Recruitment Selection and Onboarding A-Level Coursework

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Staffing Plan

Recruitment, Selection & Onboarding

Staffing plan: Hiring 20 bilingual engineers

Currently, our office is faced with a conundrum: we must recruit top talent despite a relatively limited pool of qualified individuals in the immediate area. These new recruits must be capable of fulfilling the requirements for the newly-created positions of 20 bilingual engineers. These individuals must be highly qualified and ready to 'hit the ground running' as far as work is concerned and we have only an eight-month framework for recruiting and orienting these new staff members. Our firm will need to extend its hiring net outside of the immediate area and begin an intensive recruiting campaign for top talent. This will ideally begin in the southwest region near universities and other urban hubs of technical talent where there is likely to be a larger pool of applicants with fluency in Spanish as well as English -- candidates that have the education and experience needed for this recent company venture.

Creating a more diverse image for our company is a foundational component of this new initiative. We must develop a more inclusive persona via a reconfigured web page and promotional materials. "How the company presents itself will indicate the cultural norms, whether it is on the website, in job adverts or at recruitment fairs. In this day and age, the website is the starting point for most applicants. This is an ideal opportunity for organizations to get across which behaviors and working principles are important to the business" (Weyland 2011). Stressing our diversity and sensitivity awareness programs and our desire to employ workers with bilingual fluency and a high level of cultural competence are all ways to better target the top recruits with the skills we require.

But our recruitment efforts must be targeted, not simply general in focus. Gaining the attraction of new engineering recruits from the University of Arizona, Rice University, and other institutions with high levels of talented engineering graduates is yet another vital area of the recruitment plan. We may also wish to consider recruiting international candidates from Spanish-speaking countries. Rather than publicizing the open positions through general web portals for employment, we will likely need to solicit new candidates from specific sources such as executive recruitment firms specializing in engineers, given the technical demands of the position.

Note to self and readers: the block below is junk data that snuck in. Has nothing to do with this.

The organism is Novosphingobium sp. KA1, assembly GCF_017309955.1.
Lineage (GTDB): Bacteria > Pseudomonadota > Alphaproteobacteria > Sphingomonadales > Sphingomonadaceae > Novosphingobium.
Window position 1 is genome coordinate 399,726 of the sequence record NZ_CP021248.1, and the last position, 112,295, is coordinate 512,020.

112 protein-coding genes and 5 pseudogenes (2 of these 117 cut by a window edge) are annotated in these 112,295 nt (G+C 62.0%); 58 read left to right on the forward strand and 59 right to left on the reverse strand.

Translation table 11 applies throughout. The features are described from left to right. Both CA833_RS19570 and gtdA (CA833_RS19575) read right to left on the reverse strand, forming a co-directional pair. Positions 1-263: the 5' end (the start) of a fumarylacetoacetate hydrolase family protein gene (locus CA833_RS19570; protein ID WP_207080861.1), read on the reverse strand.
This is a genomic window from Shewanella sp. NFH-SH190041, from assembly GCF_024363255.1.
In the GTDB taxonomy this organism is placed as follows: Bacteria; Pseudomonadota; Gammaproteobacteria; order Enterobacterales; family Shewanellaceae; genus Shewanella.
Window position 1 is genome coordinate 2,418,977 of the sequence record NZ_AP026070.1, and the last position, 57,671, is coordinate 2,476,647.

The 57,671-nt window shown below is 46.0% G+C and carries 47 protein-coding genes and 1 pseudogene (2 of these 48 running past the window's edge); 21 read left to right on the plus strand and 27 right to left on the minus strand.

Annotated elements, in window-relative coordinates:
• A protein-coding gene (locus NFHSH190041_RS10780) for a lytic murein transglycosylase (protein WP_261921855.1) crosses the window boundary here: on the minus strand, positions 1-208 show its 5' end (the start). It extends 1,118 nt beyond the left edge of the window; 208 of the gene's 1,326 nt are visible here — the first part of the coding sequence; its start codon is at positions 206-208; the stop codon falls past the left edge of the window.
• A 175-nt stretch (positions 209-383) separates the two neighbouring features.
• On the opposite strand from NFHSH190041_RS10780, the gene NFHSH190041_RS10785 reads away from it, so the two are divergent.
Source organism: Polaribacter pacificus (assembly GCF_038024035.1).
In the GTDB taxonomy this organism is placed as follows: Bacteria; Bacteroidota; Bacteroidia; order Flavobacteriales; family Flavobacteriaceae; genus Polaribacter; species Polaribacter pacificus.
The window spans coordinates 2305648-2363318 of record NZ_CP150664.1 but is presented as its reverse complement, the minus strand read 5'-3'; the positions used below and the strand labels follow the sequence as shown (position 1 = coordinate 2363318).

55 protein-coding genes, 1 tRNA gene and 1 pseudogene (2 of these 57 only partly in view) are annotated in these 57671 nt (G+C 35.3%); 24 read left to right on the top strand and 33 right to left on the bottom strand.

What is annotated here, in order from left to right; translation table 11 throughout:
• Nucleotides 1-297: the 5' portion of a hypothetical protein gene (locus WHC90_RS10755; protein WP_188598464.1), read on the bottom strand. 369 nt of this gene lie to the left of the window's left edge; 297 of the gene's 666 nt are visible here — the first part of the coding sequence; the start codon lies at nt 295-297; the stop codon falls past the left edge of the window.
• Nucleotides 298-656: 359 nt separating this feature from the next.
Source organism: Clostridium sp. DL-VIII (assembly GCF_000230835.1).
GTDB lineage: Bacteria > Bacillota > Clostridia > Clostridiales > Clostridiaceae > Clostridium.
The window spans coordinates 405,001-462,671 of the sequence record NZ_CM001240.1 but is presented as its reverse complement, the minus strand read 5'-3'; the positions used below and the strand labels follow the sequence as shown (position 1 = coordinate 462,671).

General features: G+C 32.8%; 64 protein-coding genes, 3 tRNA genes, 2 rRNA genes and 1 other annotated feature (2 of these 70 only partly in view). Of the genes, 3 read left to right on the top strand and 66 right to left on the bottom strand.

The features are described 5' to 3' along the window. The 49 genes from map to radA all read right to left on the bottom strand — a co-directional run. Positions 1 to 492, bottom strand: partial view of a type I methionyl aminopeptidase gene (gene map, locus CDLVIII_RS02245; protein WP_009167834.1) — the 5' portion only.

In selecting new employees, it is very important that they are a good fit for the organization or at least have shown themselves to be flexible and adaptive enough to new working environments to make themselves at home at our company. For example, when recruiting international employees: "don't forget cross-cultural aspects. If your organization has offices in a variety of countries and people are moved from one location to another, they may not only need to learn new skills and knowledge to go with a new role but would likely benefit from some cultural awareness training. Many skills are global; however country-specific cultural practices continue to working environments" (Weyland 2011). Even new employees recruited from campuses and other firms will need to be oriented in the culture of the organization and ideally their personalities should mesh with the atmosphere of our office. Employees must be receptive to working in an adaptive, open atmosphere that is grounded in dialogue and demands high-level communication skills of employees.

Interviews should be highly structured and targeted, given the specific skills demanded of these new engineers. It has been noted that "structured interviews (systematic, patterned interrogation with a specific set of questions) demonstrate a substantially higher validity than unstructured interviews" (Wright & Domagalski 2010). Structured interviews may take the form of standard questions about the position, or may use hypothetical 'what if' scenarios to demand that the prospective employees use critical thinking skills. Given that the recruits are engineers and are being hired for their problem-solving capabilities, this latter method would be preferred. Although interviews may be structured, they should still probe employees to reveal intangible as well as highly specific work-related proficiencies. The highly successful Internet search engine company Google has long been noted for taking an iconoclastic and idiosyncratic approach to the interview process and its striking 'what if' questions. "For years, Google's most famous and feared hiring strategy was asking applicants questions… [END OF PREVIEW]

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